BioQuakes

AP Biology class blog for discussing current research in Biology

Embryo Gene Editing can Ensure Offspring Do Not Inherit a Deafness Gene!

Denis Rebrikov, A scientist in Russia has done research regarding ways in which he can edit the genome sequence of an embryo in order to prevent the fetus from developing certain gene mutations, specifically in this case a hearing problem or possible complete deafness. His plans are very controversial to some, who believe the possible risks of very harmful mutations to DNA that would be passed onto direct and future offspring, outweigh the possible benefits. However, some people find this scientific possibility to be worth the risk, if it means not passing a potentially very harmful gene down to offspring. If these methods are done correctly, it should alter the genome sequence in the embryo so that future offspring off that embryo will not inherit the negative mutation.

One couple shared their story in detail, in which both parties have a hearing deficiency, the man with partial deafness, and the woman completely deaf. Their biggest hope is to have children who will not inherit hearing issues, because of the apparent challenges they have had to face themselves because of them. They would be the first couple to perform this gene editing on an IVF embryo, so they obviously have some reservations. One of those being publicity, but more importantly the potential risks of using the CRISPR genome editor. They already have a daughter with hearing loss, but they never chose to test her genes for mutations, nor did they get her a cochlear implant to aid her hearing, because of the potential risks of that. When they finally tested her genes, they learned that she had the same common hearing loss mutation called 35delG in both her copies of a gene called GJB2. The parents then tested themselves, realizing they were both 35delG homozygous, meaning their daughter’s mutations were not unique to her, they had been inherited.

If either the mother or father had a normal copy of the GJB2 gene, a fertility clinic could have more easily created embryos by IVF and tested a few cells in each one to select a heterozygote–with normal hearing–to implant. At this stage, Denis Rebrikov informed them that CRISPR genome editing would be their only option. However, the process presents possibly deal breaking risks, such as mosaicism, in which a gene edit might fail to fix the deafness mutation, which could create other possible dangerous mutations like genetic disorders or cancer. The couple has not decided to go through with the editing just yet, but it is something they are open to in the future as more possible new research or test subjects become available.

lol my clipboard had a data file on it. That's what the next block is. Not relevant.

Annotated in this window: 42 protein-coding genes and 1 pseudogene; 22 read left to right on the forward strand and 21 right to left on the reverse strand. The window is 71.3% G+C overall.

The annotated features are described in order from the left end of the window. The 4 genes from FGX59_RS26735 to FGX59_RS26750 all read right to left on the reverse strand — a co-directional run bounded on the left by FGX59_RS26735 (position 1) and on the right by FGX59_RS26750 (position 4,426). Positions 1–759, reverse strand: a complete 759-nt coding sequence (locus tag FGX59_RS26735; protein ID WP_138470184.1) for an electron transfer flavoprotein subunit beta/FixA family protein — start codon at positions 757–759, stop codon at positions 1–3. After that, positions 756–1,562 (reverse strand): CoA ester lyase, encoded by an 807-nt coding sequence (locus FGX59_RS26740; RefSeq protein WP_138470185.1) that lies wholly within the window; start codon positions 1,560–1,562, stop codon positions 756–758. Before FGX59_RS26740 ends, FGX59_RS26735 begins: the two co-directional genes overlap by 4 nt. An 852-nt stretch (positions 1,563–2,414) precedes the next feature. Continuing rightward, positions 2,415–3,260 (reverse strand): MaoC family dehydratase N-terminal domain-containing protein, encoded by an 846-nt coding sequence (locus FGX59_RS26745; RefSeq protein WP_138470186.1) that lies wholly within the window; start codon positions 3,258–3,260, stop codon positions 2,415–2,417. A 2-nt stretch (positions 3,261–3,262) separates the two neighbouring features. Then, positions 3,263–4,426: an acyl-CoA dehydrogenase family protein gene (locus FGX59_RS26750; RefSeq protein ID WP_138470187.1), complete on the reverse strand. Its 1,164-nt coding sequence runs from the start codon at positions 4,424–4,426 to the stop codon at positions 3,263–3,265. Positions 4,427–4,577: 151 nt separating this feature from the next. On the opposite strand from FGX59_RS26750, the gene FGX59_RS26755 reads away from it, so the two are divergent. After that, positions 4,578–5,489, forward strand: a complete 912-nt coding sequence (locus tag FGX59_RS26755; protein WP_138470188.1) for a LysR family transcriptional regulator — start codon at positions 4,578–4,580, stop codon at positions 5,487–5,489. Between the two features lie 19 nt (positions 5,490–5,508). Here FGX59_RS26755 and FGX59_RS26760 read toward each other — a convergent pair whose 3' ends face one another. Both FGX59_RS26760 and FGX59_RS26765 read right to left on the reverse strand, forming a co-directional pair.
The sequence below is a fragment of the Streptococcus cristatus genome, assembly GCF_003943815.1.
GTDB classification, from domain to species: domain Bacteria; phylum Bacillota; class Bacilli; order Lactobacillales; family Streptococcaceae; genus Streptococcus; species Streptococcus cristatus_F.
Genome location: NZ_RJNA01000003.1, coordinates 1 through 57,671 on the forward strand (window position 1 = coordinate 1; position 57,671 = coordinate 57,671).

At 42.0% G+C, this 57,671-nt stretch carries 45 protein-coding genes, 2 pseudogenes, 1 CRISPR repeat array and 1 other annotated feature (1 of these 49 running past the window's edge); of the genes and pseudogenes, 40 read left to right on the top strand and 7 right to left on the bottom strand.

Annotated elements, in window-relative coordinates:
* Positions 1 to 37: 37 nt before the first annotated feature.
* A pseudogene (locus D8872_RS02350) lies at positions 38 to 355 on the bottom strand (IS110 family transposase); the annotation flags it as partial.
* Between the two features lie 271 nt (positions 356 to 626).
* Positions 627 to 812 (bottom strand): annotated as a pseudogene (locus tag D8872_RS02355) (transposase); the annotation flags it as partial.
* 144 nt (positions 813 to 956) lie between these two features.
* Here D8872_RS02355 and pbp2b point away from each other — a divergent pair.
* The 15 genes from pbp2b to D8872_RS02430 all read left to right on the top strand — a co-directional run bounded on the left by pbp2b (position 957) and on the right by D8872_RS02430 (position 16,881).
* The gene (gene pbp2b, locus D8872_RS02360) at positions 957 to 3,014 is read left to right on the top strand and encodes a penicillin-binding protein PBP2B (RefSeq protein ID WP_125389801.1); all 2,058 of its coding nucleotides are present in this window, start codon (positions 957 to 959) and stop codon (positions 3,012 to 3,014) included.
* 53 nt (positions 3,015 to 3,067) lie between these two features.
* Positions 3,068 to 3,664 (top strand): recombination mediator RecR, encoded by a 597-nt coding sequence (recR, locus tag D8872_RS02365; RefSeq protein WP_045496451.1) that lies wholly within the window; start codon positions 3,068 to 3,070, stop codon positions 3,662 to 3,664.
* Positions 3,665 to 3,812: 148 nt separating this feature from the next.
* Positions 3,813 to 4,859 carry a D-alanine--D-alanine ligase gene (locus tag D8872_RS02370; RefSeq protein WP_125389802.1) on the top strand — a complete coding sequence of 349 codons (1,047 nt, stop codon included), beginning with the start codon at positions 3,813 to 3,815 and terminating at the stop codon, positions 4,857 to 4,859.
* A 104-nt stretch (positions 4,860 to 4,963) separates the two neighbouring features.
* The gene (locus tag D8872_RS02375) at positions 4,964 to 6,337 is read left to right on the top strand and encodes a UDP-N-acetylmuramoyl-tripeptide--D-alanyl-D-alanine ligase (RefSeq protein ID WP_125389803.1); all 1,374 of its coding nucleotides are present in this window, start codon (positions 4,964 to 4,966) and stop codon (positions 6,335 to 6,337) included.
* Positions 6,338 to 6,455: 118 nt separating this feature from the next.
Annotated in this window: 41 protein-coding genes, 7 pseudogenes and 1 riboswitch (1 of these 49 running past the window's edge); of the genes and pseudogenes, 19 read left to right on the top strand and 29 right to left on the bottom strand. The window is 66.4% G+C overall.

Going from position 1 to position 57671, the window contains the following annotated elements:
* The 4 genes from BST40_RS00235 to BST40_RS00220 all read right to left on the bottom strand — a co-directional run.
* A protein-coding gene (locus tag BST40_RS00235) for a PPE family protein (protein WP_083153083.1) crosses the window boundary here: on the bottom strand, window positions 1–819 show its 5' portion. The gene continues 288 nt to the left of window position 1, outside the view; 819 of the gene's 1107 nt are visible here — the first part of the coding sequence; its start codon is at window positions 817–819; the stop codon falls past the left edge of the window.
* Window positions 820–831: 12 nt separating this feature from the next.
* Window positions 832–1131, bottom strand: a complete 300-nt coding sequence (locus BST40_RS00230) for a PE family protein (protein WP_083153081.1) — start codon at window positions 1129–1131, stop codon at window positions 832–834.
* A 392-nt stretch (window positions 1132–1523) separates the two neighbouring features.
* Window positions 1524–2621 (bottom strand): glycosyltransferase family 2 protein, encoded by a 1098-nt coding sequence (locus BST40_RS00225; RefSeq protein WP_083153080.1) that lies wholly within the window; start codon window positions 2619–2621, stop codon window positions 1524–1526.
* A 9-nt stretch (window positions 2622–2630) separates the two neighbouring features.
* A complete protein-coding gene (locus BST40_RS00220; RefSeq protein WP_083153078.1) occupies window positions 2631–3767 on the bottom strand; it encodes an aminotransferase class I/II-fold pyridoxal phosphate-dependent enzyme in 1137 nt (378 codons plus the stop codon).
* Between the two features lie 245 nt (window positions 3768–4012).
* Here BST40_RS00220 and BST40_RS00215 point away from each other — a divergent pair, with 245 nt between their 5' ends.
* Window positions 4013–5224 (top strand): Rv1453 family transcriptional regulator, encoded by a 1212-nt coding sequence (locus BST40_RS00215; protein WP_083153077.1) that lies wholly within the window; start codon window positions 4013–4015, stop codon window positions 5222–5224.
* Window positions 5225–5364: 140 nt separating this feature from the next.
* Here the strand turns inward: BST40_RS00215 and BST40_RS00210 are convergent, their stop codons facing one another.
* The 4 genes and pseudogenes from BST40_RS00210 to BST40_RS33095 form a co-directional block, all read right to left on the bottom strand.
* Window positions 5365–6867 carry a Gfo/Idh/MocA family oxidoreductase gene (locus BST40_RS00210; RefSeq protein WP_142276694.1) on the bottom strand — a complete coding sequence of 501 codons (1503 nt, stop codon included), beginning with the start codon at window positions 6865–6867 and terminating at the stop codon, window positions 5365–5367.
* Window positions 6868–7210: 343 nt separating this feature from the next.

Explaining the CRISPR Method: “The CRISPR-Cas9 system works similarly in the lab. Researchers create a small piece of RNA with a short “guide” sequence that attaches (binds) to a specific target sequence of DNA in a genome. The RNA also binds to the Cas9 enzyme. The modified RNA is used to recognize the DNA sequence, and the Cas9 enzyme cuts the DNA at the targeted location… Once the DNA is cut, researchers use the cell’s own DNA repair machinery to add or delete pieces of genetic material, or to make changes to the DNA by replacing an existing segment with a customized DNA sequence.” -US National Library of Medicine Genetics Home Reference

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Woman with a hearing aid 

If you had the opportunity to alter something in the gene’s of your baby’s embryo, would you? Under what circumstances would you consider this, and what risks might stop you from deciding to do it? Comment down below.

 

 

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14 Comments

  1. saadoplasm

    This is so crazy because just LAST NIGHT, my dad and I were talking about this one deaf couple that was expecting a baby, and the doctors said they could alter the baby’s genes so that it would not be deaf. However, the parents did not want the procedure. My dad said that the US government ended up filing a suit against the parents for blocking the procedure, claiming that it was putting the unborn child at harm. I’m not sure about all the details because this is just what my dad told me, but it made me think of GATTACA. Should we as a society strive for perfection, or do just be ourselves, the way we were born? How far can we go with science until it becomes an ethical problem. This is not the same couple that my dad and I were talking about perfection and how we approach genetic imperfections, https://www.theguardian.com/science/2008/mar/09/genetics.medicalresearch

  2. glovcose

    This post is really interesting and it really helps to show how advanced we have become. It is crazy that we are able to possibly prevent hearing loss in offspring. In this article I found it talks about how many people find gene editing to be unethical and there are also many safety concerns that go along with it. https://www.genome.gov/about-genomics/policy-issues/Genome-Editing/ethical-concerns